Immigration Enforcement Still a Winner
It was only a matter of time before the open-borders crowd tried to scapegoat the immigration issue in light this week’s Republican defeat. Those who blame an immigration enforcement platform for widespread GOP losses are experiencing a moment of selective campaign recall, as if there was a batch of pro-amnesty/guest worker candidates who surged to victory. In fact, quite the opposite is true.
In districts where pro-enforcement incumbents lost, such as Arizona Rep. J.D. Hayworth’s (note: Hayworth has not conceded) and Indiana Rep. John Hostettler, their Democrat opponents actually campaigned on tough enforcement and border security. Hayworth’s opponent stated that “enforcing our nation’s immigration laws is an absolutely necessary ingredient to securing the U.S.-Mexico border,” and promised to “extend existing fencing in urban areas” along our southern border. Sounds like he’s taken a page out of “Whatever It Takes,” Hayworth’s recent book on combating illegal immigration.
In Hostettler’s case, his opponent, a county sheriff, had this to say about the crisis of illegal immigration: “It’s also not right when an Indiana employer passes over an American for a job only because an illegal worker is cheaper. We need to tighten our borders, enforce the laws we have, and punish employers who break them.” I don’t know that a candidate talking like that could get the Big Business endorsement.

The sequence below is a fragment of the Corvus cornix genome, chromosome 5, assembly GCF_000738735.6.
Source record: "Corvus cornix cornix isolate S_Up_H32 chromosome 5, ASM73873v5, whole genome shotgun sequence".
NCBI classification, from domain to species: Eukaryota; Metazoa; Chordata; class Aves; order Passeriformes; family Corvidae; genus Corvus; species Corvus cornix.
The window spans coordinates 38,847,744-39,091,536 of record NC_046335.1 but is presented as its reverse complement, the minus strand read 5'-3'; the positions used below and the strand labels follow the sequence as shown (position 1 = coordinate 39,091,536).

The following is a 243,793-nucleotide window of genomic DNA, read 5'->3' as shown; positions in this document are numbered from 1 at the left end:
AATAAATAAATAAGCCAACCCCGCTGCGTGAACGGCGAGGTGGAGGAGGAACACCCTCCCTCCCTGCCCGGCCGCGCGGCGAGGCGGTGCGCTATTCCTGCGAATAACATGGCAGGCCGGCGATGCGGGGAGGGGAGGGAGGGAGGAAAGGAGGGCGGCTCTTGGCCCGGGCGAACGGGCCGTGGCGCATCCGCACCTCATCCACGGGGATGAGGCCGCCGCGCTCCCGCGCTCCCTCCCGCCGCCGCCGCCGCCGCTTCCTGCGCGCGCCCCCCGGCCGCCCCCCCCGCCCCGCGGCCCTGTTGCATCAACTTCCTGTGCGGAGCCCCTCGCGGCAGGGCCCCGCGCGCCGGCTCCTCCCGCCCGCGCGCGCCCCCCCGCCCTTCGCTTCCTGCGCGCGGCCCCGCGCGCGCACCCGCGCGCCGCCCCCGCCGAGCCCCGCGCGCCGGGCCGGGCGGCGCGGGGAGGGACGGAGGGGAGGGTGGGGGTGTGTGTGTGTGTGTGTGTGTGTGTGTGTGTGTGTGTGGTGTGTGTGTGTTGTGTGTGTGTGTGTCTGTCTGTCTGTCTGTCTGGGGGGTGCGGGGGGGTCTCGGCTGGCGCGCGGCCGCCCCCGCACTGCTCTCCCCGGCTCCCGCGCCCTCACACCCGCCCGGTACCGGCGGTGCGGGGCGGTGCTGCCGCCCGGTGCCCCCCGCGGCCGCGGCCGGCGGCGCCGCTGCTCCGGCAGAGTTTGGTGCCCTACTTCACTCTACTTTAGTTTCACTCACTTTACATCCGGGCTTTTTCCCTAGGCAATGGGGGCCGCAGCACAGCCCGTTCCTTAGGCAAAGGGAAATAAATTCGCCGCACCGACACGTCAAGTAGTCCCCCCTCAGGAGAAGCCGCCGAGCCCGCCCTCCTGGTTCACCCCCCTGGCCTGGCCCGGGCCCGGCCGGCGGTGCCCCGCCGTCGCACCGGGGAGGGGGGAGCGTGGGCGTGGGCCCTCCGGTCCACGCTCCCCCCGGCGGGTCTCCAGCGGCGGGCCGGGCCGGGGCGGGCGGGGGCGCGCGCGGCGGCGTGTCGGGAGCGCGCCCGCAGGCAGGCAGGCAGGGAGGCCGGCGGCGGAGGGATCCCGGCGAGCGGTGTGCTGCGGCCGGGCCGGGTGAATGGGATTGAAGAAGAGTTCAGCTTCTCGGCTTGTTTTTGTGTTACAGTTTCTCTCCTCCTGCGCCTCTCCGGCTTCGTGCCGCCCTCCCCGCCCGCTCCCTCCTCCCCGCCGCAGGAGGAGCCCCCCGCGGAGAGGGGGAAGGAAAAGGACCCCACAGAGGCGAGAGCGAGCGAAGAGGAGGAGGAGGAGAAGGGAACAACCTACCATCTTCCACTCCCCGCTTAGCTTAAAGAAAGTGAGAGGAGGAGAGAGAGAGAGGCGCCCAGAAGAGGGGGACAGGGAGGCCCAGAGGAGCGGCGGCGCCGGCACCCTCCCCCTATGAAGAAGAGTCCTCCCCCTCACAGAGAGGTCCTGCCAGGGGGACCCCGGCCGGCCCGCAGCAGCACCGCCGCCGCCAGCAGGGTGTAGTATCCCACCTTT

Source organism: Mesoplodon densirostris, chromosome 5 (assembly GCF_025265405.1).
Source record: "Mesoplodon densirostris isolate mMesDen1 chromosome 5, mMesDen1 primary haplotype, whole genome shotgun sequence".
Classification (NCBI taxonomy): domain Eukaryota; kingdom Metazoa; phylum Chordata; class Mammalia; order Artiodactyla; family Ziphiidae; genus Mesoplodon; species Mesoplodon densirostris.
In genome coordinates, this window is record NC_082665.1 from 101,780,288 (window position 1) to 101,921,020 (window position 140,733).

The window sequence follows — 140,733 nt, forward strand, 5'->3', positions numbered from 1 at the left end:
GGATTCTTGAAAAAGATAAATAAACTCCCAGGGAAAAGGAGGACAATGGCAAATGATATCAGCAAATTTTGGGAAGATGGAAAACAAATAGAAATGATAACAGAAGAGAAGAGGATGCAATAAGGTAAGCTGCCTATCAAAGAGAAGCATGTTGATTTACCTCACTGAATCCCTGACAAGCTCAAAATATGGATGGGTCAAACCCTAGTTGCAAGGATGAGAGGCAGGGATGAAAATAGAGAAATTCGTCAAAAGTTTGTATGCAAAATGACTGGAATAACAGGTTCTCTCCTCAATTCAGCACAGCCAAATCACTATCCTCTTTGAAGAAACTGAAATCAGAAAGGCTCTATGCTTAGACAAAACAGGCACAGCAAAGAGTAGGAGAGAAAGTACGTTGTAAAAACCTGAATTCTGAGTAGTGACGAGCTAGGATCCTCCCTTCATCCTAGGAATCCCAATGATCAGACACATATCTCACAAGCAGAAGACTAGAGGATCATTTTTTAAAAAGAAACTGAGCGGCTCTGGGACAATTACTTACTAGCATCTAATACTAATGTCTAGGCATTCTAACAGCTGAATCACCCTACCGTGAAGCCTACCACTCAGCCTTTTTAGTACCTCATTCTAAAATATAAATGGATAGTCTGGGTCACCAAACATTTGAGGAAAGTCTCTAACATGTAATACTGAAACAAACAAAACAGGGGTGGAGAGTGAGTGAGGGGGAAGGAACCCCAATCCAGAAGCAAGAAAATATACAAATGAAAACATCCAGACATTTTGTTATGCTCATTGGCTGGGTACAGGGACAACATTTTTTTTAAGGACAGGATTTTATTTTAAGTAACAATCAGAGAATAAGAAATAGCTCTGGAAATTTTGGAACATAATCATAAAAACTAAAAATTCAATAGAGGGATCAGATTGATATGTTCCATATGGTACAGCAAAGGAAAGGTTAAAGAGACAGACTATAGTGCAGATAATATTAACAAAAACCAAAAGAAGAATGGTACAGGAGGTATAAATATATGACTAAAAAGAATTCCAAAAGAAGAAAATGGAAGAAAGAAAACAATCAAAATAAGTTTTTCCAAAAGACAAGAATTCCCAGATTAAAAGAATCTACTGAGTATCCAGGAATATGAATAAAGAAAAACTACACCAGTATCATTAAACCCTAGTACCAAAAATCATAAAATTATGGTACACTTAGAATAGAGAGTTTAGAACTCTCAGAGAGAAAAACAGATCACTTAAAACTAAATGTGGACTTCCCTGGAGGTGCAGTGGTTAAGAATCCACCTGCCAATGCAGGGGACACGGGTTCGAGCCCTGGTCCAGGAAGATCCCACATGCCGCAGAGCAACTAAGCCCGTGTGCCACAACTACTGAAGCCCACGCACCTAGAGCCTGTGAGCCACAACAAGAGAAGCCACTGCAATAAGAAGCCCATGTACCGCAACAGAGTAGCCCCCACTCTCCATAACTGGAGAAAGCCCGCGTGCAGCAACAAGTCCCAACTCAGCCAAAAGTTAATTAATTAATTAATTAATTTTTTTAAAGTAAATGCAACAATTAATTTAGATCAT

Also in Arizona, pro-amnesty/guest-worker proponents like to point to the Hayworth loss and the loss of pro-enforcement candidate Randy Graf in the 8th District, as a referendum on the immigration issue. However, they fail to mention four immigration ballot initiatives that Arizonian’s passed overwhelmingly, including making English Arizona’s official language (74%), denying bail to illegal aliens (78%), barring illegal aliens from winning punitive damages (74%), and denying in-state college tuition to illegal immigrants (72%). These are impressive numbers for any ballot initiatives, especially considering the supposed “divisive” nature of the immigration debate. Evidently, nearly three quarters of Arizona voters are “mean-spirited.”
As many pundits have already explained, this was an election cycle when Republicans lost across the ideological board, from pro-amnesty Sen. Mike DeWine (R.-Ohio) to pro-enforcement John Hostettler. Clearly, pro-enforcement candidates did not lose based on their support for the rule of law. In fact, by courageously listening to the American people, they shifted the immigration debate to the political mainstream. While the players and party have changed, the will of the American people remains the same: Enforce our immigration laws.